Hynes, Patricia, Contemporary Review
Trotting on ice; strides short and balanced, as we rode on unshod, stocky ponies through herds of yaks who were lumbering across the lunar-like landscape of Mongolia. December, minus 14C, causing not only our breath to freeze but the insides of our nostrils and what felt like the top layers of exposed skin. The only warmth emanating from the briskly moving shoulders of the solid animals beneath us.
Our guide across this sepia coloured land was Bat. His broad, regal face grinning as he explained, |In Mongolia there are thirty-two words for snow'. We learnt how to say horse, yak, wolf and one word for snow, the basics of Mongolian vocabulary.
Great care is taken of these small |horses'; for hundreds of years they have been of vital importance to the economy and communications of the country - a lack of technology maintaining this status. The people believe themselves to be |born and bred' on horseback. A critical eye of our riding skills was cast by each passing herdsman.
Our journey took us to a dense, reservation style of village. Yurts - great, white circular tents, were clustered together; white smoke coming from each causing a haze of frozen air to hang, guarding the village. It was deserted. We halted outside one of the smoking yurts.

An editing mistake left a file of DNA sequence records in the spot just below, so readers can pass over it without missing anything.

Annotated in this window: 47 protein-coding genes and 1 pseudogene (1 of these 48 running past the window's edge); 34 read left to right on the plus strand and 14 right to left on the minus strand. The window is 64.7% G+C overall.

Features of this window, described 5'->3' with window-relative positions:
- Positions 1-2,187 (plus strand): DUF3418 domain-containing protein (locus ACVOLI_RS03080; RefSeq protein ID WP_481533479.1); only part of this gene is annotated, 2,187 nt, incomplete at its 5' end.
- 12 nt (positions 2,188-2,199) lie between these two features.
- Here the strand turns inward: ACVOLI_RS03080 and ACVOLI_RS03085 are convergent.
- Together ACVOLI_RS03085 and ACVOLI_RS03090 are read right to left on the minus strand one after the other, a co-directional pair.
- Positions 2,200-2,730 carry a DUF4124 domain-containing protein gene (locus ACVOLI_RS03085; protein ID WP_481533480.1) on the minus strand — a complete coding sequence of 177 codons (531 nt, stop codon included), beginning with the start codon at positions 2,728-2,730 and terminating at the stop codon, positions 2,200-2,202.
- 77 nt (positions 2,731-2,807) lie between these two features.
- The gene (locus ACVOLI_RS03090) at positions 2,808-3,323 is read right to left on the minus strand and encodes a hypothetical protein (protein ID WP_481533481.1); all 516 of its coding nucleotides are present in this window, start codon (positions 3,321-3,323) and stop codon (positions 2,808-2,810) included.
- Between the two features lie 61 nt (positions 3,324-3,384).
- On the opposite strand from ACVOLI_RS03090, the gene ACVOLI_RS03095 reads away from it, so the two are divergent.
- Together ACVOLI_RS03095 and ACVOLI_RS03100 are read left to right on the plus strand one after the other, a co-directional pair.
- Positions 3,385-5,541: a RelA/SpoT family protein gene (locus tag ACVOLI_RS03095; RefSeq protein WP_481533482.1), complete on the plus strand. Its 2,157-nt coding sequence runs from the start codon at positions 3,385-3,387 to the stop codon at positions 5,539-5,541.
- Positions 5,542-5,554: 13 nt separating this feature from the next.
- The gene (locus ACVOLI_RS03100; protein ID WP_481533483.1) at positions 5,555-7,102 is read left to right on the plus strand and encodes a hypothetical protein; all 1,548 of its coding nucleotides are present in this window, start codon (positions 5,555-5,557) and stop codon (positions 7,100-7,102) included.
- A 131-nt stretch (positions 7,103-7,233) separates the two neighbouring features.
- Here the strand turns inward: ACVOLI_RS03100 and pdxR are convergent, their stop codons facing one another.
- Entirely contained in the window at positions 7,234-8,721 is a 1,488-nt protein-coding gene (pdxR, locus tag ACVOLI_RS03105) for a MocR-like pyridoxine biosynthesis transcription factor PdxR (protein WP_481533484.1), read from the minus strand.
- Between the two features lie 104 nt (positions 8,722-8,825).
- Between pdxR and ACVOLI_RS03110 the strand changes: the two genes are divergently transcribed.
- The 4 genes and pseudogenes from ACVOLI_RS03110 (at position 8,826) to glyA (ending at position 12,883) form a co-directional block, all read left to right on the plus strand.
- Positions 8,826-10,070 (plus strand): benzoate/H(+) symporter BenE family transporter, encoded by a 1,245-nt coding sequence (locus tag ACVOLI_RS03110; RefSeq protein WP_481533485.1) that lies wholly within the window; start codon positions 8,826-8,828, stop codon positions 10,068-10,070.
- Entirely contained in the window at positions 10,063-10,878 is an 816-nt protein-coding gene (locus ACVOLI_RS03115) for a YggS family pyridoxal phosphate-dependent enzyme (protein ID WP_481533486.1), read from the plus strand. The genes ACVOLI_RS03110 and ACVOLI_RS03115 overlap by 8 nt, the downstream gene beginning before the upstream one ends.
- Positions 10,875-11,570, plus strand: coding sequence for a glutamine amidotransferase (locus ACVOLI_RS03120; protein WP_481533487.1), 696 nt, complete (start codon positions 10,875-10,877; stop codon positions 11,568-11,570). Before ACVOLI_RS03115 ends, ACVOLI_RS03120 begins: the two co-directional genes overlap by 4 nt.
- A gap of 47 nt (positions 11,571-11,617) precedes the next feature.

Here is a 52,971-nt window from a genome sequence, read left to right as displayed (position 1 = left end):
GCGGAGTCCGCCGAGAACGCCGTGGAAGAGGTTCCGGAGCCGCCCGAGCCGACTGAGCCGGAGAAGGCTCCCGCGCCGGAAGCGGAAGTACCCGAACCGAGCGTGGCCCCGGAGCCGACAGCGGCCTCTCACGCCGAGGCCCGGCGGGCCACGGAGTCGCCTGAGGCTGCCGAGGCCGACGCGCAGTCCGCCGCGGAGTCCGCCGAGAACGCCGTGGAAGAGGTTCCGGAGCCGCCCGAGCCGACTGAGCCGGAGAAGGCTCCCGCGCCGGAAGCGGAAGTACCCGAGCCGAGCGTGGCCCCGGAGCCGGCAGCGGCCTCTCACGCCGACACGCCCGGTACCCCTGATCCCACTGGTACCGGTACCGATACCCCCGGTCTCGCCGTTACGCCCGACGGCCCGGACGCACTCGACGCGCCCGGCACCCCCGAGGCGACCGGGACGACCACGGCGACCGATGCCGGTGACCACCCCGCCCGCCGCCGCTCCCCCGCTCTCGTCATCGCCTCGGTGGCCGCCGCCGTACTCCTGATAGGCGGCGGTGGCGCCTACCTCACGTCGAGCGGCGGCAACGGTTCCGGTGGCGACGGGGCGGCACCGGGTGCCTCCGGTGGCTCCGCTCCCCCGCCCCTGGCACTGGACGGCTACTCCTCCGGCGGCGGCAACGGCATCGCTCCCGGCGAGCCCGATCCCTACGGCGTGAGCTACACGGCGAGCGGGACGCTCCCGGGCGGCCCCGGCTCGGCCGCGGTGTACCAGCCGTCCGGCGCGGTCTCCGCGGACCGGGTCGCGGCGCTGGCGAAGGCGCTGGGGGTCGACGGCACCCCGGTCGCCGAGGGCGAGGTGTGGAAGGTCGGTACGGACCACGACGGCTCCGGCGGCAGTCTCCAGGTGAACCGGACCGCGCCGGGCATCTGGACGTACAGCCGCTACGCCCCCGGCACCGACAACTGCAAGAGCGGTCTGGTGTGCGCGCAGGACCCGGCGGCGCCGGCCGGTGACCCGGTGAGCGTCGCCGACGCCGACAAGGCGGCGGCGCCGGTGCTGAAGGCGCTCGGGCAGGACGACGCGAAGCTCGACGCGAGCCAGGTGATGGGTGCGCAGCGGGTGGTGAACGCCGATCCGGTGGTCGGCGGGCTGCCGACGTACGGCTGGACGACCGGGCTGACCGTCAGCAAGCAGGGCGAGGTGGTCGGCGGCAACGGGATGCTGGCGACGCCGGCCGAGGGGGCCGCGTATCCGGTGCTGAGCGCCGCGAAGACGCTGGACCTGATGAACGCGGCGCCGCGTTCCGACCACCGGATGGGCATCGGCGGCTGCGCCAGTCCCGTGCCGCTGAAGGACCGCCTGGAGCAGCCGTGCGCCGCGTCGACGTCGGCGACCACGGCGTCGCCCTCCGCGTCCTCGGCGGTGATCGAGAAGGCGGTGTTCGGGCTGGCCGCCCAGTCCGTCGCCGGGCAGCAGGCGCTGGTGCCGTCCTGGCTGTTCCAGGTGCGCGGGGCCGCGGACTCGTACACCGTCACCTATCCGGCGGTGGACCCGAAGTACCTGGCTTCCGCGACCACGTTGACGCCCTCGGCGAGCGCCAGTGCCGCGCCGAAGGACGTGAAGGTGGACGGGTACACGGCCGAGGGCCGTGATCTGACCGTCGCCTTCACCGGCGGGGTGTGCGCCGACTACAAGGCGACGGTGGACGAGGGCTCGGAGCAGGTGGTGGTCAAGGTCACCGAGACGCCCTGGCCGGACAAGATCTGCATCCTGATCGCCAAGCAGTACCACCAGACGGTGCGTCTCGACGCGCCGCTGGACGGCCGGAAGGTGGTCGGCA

|Tea,' announced Bat, who smiled, leapt off his pony and wandered inside. His pony, untied, didn't move. We copied.
Into the warmth. Inside and seated we were given Mongolian tea - sour and milky - and yak butter biscuits. At the centre of the warmth was a black boiler, the chimney leading to a hole in the roof and the structure of the ceiling resembled the inside of a Chinese umbrella - each spine painted and decorated to perfection. A crude gun was propped up against a chest that had Genghis Khan painted on each panel. …